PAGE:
Taiwanese Food Vs. Fujian Food: Is Taiwanese Food Different From Regional Chinese Food?

Taiwan and Fujian are two close regions in the East of China.

Despite their proximity in the geographic locations, will Taiwanese food and Fujian food be the same? We delve into the two cuisines and find out the answer in this article.

Now, let’s get started!

What is special about Taiwanese food?

Taiwanese food is a treasure trove of specialties from different parts of Asia, including China, Japan, Korea, and indigenous cooking.

Taiwanese cuisine uses a lot of ingredients like garlic, ginger, soy sauce, and rice wine to create a deep flavor that is especially perfect for winter dishes.

Some of the most popular dishes are stinky tofu, beef noodles, oyster omelet, or fried rice cakes.

Taiwanese diets also feature different kinds of fresh seafood because this is an island country surrounded by the sea.

They have fish, crab, shrimp, clam, squid, and oysters that are cooked in different ways.

Boiling, stir-frying, and deep-frying are the three main cooking methods in Taiwan.

Any kind of food can be cooked in either way which results in a diverse cuisine that has a lot to offer.

What is special about Fujian food?

Fujian is a province in east China.

Fujian cuisine varies between different regions.

The inland region on the west is more like traditional Chinese cuisine, while the east and south areas are very similar to Taiwanese cuisine due to their geographical proximity.

Fujian food is flavorful thanks to the use of various iconic spices like fermented fish sauce, shrimp paste, preserved apricot, or shacha sauce.

Their diets feature both mountainous and coastal ingredients, ranging from meat like pork and beef to different kinds of fresh seafood.

Most Fujian dishes are slow-cooked (braised or stewed) to reach a very tender texture and a rich soup.

These saucy dishes can be served with either rice or noodles, which are both staples in Fujian cuisine.

What are the differences between Fujian food and Taiwanese food?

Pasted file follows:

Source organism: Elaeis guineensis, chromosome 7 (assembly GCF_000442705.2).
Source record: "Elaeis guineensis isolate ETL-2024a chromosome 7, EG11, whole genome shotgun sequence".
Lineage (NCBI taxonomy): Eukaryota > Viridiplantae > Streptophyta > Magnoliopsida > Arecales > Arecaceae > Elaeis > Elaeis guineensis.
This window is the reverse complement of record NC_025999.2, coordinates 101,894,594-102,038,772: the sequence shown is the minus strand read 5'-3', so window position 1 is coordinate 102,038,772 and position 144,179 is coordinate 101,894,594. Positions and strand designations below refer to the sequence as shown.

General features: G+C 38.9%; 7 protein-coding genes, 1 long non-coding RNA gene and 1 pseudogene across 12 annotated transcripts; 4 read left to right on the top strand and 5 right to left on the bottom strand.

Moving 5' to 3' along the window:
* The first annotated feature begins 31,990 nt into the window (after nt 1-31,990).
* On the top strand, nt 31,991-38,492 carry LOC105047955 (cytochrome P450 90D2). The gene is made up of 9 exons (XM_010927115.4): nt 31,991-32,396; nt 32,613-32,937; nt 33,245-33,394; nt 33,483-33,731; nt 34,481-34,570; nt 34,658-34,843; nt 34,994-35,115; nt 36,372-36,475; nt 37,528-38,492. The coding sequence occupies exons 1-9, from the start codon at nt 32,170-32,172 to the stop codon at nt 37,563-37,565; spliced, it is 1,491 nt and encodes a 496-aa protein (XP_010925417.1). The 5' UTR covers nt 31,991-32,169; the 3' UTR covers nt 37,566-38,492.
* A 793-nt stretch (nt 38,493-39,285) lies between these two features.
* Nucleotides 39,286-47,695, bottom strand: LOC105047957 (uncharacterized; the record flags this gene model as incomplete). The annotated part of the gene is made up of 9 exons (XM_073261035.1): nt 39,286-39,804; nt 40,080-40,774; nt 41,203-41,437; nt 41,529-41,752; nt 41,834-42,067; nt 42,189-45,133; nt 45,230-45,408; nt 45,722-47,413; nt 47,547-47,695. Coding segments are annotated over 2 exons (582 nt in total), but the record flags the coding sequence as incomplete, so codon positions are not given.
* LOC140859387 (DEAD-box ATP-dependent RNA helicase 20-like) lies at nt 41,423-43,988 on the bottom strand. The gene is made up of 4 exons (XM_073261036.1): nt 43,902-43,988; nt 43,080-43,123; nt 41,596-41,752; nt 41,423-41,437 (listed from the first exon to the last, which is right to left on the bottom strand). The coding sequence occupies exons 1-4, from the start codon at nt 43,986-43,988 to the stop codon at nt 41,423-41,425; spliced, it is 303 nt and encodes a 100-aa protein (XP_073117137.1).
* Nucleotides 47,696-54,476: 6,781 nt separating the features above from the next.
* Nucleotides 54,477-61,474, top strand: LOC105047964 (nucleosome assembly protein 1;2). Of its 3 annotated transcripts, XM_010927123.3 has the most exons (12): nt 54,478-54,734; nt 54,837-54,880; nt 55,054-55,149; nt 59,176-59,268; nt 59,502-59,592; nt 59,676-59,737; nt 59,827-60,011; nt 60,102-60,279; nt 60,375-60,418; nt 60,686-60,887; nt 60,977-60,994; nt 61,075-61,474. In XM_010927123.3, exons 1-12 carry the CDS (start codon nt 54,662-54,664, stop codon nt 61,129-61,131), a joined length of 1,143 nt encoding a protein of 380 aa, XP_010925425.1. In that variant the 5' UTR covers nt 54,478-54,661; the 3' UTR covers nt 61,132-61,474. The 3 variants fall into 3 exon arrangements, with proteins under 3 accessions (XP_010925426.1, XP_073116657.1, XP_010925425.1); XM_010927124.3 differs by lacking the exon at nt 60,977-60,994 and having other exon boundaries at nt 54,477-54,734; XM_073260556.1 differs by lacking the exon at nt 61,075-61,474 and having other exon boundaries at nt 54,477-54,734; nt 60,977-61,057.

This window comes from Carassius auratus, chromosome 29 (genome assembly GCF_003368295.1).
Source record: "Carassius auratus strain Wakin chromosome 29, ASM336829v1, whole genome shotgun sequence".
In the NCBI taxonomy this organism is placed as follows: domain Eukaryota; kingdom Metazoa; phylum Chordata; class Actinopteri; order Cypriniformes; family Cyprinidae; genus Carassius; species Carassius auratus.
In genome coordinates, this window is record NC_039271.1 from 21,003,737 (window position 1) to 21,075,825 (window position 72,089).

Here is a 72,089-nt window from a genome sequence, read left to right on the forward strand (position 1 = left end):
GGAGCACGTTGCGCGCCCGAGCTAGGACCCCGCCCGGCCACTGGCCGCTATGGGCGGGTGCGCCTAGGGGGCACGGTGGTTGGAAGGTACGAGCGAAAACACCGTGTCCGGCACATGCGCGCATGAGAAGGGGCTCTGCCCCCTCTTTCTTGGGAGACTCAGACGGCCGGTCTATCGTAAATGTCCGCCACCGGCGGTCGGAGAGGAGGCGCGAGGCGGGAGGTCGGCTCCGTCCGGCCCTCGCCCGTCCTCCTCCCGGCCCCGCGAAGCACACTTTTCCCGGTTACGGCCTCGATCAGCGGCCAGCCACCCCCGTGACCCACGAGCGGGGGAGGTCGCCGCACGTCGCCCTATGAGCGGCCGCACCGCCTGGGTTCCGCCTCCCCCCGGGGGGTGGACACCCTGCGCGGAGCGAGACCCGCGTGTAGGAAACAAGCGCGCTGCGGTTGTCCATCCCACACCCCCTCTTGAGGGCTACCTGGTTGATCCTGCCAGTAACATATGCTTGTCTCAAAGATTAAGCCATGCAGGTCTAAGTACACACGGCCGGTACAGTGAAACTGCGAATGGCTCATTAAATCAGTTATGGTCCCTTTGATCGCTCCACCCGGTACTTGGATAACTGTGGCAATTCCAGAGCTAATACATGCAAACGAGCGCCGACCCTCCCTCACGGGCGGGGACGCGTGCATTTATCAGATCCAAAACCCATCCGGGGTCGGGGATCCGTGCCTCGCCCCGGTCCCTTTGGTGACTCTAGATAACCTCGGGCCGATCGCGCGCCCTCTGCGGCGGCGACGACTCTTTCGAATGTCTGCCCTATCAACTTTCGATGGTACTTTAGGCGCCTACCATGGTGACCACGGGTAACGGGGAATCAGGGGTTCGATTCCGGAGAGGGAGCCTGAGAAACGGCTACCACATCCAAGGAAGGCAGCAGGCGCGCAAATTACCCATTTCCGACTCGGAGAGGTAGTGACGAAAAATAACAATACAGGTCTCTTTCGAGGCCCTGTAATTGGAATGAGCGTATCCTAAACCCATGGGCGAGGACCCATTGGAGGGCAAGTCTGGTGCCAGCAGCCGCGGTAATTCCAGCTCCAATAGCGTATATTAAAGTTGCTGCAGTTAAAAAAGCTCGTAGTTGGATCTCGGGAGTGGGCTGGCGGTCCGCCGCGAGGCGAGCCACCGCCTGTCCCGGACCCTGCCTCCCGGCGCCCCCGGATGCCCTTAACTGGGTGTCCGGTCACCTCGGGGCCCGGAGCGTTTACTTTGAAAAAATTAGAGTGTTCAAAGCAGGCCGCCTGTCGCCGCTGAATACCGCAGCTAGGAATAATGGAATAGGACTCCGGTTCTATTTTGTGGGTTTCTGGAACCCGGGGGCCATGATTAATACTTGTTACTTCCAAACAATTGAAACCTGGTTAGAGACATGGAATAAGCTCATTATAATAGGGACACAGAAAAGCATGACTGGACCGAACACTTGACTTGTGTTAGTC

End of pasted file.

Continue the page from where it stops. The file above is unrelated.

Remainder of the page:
There are actually more differences between Fujian food and Taiwanese food than you thought.

Below is how regional Chinese cuisine, Fujian, differs from Taiwanese cuisine:

Taiwanese cuisine includes more seafood than Fujian food

Taiwan is an island country while Fujian is a province with both mountainous and coastal areas.

Therefore, it is easy to understand why Taiwanese cuisine includes a lot of seafood dishes, from fish to shellfish, shrimp to lobster, and crab.

Fujian cuisine, especially in the west, contains more meat-based dishes that are made from pork, beef, or chicken.

Fujian food tends to be a bit sourer than Taiwanese food

Fujian food seems to be sourer because people tend to use more fermented ingredients like shrimp paste or fish sauce to season their food.

On the other hand, Taiwanese food is salty and savory with a note of sweetness.

Sticky rice is more popular in Taiwanese cuisine whereas Fujian food includes white rice that is usually fried

The two cuisines also differ in their types of rice.

Taiwanese food includes glutinous rice, or also known as sticky rice, while Fujian rice is mainly the long-grain white rice that is usually fried with other ingredients.

Taiwanese food is often boiled or stir-fried, while Fujian food is mainly braised

The popular cooking methods in Taiwan are also different from Fujian.

Taiwanese food is usually boiled, stir-fried, or deep-fried.

You can easily find a lot of street food that is skewed then fried so that you can easily hold the sticks of food while walking on the street.

In Fujian, most dishes are soups or stews and the main cooking method is braising.

What are the similarities between Fujian food and Taiwanese food?

Despite the key differences between Fujian food and Taiwanese food, these two cuisines also share several similarities:

Southern Fujian food is very similar to Taiwanese food

The south of Fujian is very close to Taiwan, therefore, there is no wonder why there is almost no difference between Southern Fujian food and Taiwanese food.

Southern Fujian cuisine even includes Taiwanese cuisine in its definition.

Fujian food and Taiwanese food are flavorful and relatively spicy

Another similarity between Fujian food and Taiwanese food is their bold flavor.

Both cuisines use similar condiments and spices, such as fish sauce, chili pepper, rice wine, soy sauce, or pickles, making their dishes flavorful and a bit spicier than other cuisines like Cantonese cuisine.

Two cuisines share some staple ingredients

There are some staple ingredients that you can find in both cuisines.

Rice and noodles, beef and pork, seafood, and spices like fish sauce or soy sauce are widely used in either Taiwan or Fujian.

This makes many people mistake one cuisine for the other.

Which one is better?

Taiwanese food and Fujian food are both great in their own ways with many similarities as well as differences at times, from their staple ingredients, preparation methods, or flavor profiles.

Hopefully, after reading this article, you have had a better understanding of these two Asian cuisines and know what you want for the next meal.

Take some time to go out and order some Taiwanese or Fujian dishes, or look for an authentic recipe from them on the Internet to make your own food at home.

Either way will work to help you choose your best dish from Taiwan or Fujian.

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